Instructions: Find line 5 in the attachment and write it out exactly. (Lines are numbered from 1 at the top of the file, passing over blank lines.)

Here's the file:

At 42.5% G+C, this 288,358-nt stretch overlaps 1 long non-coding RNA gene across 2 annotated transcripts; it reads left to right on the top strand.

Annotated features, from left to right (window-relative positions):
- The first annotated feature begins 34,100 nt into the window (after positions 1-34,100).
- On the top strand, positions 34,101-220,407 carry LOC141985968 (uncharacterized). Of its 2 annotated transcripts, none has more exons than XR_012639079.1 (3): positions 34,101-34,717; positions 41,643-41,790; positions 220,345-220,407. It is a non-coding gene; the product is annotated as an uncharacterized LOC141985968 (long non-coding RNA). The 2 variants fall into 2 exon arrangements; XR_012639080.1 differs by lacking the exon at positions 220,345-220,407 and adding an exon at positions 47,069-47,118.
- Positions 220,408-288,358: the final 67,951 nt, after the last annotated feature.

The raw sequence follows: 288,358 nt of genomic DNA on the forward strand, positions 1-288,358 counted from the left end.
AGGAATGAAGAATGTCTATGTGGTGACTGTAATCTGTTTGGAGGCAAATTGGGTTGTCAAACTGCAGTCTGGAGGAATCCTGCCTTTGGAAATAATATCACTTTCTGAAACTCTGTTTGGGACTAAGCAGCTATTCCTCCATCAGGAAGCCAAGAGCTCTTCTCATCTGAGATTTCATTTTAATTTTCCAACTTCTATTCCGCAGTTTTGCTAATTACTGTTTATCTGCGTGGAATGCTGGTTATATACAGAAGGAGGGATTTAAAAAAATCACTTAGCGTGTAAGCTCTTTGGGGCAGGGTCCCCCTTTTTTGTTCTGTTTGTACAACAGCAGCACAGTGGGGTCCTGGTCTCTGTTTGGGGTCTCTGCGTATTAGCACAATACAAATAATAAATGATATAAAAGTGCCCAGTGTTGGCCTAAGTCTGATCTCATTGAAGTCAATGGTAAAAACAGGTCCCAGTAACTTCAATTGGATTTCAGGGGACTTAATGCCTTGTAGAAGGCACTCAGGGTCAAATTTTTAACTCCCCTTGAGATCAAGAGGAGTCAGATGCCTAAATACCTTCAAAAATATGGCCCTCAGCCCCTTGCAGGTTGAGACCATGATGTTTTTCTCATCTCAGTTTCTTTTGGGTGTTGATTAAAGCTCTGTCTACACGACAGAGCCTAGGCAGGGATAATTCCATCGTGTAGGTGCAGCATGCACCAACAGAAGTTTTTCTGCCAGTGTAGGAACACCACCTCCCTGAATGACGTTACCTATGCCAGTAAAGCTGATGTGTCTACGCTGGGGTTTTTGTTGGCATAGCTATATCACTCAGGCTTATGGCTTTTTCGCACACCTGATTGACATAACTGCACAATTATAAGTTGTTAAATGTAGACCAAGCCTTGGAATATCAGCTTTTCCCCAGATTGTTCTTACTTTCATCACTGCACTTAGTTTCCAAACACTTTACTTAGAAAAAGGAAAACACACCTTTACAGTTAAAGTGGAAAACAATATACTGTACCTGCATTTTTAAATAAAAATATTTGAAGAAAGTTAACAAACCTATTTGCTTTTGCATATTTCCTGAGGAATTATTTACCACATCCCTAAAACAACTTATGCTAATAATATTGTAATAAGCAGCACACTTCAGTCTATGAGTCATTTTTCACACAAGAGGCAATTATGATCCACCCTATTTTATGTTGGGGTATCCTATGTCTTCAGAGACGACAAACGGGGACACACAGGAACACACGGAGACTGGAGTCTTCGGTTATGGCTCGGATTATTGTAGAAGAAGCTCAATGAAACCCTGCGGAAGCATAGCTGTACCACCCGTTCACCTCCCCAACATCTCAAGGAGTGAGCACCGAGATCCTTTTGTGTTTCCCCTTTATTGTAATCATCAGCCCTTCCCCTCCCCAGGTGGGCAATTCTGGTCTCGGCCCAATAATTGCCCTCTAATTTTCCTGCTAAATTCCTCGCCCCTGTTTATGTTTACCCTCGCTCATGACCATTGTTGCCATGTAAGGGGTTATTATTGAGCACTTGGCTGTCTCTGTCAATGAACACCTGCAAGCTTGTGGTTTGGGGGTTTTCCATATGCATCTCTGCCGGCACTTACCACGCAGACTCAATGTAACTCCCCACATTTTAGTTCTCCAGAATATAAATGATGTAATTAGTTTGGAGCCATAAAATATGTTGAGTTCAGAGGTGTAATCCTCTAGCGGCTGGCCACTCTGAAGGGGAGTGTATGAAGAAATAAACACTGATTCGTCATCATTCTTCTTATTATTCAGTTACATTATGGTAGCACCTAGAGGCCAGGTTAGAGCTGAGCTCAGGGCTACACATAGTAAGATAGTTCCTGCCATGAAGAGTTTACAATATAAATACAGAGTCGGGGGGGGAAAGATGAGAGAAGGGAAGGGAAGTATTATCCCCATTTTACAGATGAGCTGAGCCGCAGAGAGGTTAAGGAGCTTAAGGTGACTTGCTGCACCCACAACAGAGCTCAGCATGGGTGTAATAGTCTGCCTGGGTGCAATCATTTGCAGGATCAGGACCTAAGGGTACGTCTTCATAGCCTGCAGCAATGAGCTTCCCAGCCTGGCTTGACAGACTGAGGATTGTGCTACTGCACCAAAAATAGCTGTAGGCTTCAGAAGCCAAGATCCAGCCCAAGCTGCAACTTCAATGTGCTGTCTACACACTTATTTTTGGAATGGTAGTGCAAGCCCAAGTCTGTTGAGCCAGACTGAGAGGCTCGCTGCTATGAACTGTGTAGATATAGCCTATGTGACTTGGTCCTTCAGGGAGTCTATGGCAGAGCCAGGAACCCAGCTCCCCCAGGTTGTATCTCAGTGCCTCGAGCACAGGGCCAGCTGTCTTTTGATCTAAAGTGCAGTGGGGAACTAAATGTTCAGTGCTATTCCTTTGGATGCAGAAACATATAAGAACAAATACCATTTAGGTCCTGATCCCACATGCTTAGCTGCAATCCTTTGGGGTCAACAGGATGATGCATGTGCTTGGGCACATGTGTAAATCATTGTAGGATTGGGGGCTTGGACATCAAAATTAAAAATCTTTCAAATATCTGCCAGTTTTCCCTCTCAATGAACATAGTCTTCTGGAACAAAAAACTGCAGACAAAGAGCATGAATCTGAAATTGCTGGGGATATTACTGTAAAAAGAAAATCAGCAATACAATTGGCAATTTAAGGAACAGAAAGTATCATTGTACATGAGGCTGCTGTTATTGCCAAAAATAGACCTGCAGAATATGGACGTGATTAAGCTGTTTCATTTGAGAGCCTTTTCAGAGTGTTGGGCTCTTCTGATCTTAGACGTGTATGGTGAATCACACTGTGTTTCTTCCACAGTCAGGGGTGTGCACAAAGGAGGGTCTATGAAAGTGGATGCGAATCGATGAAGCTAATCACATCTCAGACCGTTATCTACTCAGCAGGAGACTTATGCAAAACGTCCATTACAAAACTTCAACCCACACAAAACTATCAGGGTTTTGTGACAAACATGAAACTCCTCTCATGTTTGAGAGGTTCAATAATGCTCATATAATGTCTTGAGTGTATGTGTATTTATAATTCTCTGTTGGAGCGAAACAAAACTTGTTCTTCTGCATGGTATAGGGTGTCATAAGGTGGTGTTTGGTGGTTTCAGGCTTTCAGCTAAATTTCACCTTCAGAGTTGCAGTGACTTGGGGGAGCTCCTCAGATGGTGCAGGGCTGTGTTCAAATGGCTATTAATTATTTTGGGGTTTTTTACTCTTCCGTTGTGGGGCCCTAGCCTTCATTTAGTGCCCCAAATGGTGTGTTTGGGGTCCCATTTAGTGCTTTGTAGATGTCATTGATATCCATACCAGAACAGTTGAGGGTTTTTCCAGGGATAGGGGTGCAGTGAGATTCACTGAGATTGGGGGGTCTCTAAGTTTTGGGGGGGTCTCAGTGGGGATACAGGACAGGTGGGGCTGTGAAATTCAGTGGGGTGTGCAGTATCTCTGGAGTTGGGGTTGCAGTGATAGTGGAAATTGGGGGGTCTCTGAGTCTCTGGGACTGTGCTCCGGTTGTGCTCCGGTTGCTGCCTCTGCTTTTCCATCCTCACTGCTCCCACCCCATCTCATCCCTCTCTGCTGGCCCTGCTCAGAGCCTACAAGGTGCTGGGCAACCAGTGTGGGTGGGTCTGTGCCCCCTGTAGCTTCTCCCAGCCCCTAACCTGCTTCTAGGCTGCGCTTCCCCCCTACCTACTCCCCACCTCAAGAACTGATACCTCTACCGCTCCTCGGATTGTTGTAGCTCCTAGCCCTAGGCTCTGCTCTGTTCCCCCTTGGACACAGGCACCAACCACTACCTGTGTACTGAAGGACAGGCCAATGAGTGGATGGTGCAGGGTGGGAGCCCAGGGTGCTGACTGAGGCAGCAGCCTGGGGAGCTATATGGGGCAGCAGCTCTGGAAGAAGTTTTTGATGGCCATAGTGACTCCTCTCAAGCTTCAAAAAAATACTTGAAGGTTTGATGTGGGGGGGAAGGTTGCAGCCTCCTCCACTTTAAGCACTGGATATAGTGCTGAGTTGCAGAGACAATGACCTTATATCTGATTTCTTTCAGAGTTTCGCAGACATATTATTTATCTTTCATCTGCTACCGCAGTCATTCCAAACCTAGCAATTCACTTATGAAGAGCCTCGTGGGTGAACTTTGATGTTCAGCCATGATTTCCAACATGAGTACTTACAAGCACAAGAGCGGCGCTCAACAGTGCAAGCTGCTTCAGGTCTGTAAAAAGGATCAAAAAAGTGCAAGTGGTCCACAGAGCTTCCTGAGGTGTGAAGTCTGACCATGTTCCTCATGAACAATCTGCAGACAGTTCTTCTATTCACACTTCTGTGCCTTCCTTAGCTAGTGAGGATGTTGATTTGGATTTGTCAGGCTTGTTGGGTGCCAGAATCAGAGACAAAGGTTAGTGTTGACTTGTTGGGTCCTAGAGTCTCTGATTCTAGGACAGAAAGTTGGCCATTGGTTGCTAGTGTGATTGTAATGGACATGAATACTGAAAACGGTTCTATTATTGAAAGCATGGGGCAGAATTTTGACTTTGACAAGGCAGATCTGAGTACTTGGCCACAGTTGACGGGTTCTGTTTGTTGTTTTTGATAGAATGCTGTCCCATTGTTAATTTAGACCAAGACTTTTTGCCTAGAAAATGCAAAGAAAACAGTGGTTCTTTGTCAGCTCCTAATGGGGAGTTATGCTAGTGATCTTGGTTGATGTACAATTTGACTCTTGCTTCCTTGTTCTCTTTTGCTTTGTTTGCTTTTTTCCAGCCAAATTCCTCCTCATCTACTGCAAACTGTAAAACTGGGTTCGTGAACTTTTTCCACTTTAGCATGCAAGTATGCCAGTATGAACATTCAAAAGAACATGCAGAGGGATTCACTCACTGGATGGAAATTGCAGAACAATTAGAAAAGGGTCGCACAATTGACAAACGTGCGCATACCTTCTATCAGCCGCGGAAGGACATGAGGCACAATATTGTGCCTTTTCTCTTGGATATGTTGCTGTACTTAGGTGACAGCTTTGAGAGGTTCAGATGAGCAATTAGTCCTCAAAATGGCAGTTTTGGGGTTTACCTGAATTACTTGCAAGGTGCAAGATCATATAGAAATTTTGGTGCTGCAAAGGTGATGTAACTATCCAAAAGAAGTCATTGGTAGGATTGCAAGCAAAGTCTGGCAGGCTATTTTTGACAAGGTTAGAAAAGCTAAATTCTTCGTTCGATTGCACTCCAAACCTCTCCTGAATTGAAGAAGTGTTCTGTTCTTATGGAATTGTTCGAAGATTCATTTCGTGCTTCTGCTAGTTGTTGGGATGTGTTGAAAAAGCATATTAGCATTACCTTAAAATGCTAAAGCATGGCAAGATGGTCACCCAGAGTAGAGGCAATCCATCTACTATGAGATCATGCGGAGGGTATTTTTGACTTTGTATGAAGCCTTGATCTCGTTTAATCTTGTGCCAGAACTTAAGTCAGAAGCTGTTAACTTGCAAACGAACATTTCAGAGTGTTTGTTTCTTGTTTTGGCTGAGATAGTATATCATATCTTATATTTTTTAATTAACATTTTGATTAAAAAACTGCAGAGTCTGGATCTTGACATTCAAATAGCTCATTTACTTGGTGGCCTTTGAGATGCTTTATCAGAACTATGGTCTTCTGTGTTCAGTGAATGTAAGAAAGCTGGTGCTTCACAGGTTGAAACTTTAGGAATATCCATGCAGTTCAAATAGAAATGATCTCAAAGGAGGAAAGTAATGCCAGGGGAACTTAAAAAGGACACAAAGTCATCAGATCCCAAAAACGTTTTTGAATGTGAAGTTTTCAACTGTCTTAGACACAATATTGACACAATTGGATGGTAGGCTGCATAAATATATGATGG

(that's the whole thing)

- Positions 220,408-288,358: the final 67,951 nt, after the last annotated feature.